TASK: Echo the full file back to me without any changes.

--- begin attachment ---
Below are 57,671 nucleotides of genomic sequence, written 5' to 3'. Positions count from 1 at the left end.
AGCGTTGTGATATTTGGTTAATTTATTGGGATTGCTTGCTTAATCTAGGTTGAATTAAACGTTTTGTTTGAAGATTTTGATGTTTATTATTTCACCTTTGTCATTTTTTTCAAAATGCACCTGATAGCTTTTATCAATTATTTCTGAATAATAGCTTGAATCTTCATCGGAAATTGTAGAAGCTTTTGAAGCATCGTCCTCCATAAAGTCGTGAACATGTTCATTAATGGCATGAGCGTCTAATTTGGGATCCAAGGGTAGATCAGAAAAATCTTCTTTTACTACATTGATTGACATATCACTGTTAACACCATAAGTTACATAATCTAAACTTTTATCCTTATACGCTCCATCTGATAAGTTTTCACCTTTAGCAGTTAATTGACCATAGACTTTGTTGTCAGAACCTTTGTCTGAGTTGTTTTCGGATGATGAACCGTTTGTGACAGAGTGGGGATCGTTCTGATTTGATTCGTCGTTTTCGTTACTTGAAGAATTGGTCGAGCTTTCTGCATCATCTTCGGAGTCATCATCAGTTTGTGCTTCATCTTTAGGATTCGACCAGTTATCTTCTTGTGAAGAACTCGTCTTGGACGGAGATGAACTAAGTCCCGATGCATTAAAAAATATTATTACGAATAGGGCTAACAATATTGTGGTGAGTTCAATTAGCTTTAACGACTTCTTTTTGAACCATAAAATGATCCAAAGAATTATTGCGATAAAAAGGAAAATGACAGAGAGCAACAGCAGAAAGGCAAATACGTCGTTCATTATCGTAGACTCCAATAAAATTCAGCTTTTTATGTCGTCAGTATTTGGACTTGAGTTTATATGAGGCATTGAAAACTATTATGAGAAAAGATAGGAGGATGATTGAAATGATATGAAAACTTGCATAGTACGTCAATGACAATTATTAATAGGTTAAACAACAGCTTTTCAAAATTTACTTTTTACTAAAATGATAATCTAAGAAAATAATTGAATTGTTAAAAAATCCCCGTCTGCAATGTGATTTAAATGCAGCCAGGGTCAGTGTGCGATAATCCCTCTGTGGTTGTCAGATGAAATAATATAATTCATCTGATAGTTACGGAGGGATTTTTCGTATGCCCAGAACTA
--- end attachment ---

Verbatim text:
Below are 57,671 nucleotides of genomic sequence, written 5' to 3'. Positions count from 1 at the left end.
AGCGTTGTGATATTTGGTTAATTTATTGGGATTGCTTGCTTAATCTAGGTTGAATTAAACGTTTTGTTTGAAGATTTTGATGTTTATTATTTCACCTTTGTCATTTTTTTCAAAATGCACCTGATAGCTTTTATCAATTATTTCTGAATAATAGCTTGAATCTTCATCGGAAATTGTAGAAGCTTTTGAAGCATCGTCCTCCATAAAGTCGTGAACATGTTCATTAATGGCATGAGCGTCTAATTTGGGATCCAAGGGTAGATCAGAAAAATCTTCTTTTACTACATTGATTGACATATCACTGTTAACACCATAAGTTACATAATCTAAACTTTTATCCTTATACGCTCCATCTGATAAGTTTTCACCTTTAGCAGTTAATTGACCATAGACTTTGTTGTCAGAACCTTTGTCTGAGTTGTTTTCGGATGATGAACCGTTTGTGACAGAGTGGGGATCGTTCTGATTTGATTCGTCGTTTTCGTTACTTGAAGAATTGGTCGAGCTTTCTGCATCATCTTCGGAGTCATCATCAGTTTGTGCTTCATCTTTAGGATTCGACCAGTTATCTTCTTGTGAAGAACTCGTCTTGGACGGAGATGAACTAAGTCCCGATGCATTAAAAAATATTATTACGAATAGGGCTAACAATATTGTGGTGAGTTCAATTAGCTTTAACGACTTCTTTTTGAACCATAAAATGATCCAAAGAATTATTGCGATAAAAAGGAAAATGACAGAGAGCAACAGCAGAAAGGCAAATACGTCGTTCATTATCGTAGACTCCAATAAAATTCAGCTTTTTATGTCGTCAGTATTTGGACTTGAGTTTATATGAGGCATTGAAAACTATTATGAGAAAAGATAGGAGGATGATTGAAATGATATGAAAACTTGCATAGTACGTCAATGACAATTATTAATAGGTTAAACAACAGCTTTTCAAAATTTACTTTTTACTAAAATGATAATCTAAGAAAATAATTGAATTGTTAAAAAATCCCCGTCTGCAATGTGATTTAAATGCAGCCAGGGTCAGTGTGCGATAATCCCTCTGTGGTTGTCAGATGAAATAATATAATTCATCTGATAGTTACGGAGGGATTTTTCGTATGCCCAGAACTA